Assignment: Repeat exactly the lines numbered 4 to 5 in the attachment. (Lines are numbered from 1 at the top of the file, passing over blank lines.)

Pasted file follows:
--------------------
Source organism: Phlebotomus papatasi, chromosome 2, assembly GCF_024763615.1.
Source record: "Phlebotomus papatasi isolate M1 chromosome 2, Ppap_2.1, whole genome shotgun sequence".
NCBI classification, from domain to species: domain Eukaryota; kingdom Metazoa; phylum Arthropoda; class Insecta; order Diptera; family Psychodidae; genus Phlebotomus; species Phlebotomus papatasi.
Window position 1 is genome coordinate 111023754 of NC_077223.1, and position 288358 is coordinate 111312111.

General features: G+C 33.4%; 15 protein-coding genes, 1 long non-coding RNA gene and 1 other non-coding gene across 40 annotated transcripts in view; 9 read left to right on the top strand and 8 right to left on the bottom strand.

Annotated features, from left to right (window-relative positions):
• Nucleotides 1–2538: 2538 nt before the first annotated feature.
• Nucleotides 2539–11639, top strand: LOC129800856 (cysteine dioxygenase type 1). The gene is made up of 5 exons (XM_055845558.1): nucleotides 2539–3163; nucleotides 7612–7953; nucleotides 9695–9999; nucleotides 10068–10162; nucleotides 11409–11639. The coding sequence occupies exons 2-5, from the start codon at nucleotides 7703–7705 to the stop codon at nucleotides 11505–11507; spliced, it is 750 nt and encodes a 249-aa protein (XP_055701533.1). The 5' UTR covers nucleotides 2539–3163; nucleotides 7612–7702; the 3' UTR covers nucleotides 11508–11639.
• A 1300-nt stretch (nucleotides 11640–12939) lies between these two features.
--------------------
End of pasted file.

Window position 1 is genome coordinate 111023754 of NC_077223.1, and position 288358 is coordinate 111312111.

General features: G+C 33.4%; 15 protein-coding genes, 1 long non-coding RNA gene and 1 other non-coding gene across 40 annotated transcripts in view; 9 read left to right on the top strand and 8 right to left on the bottom strand.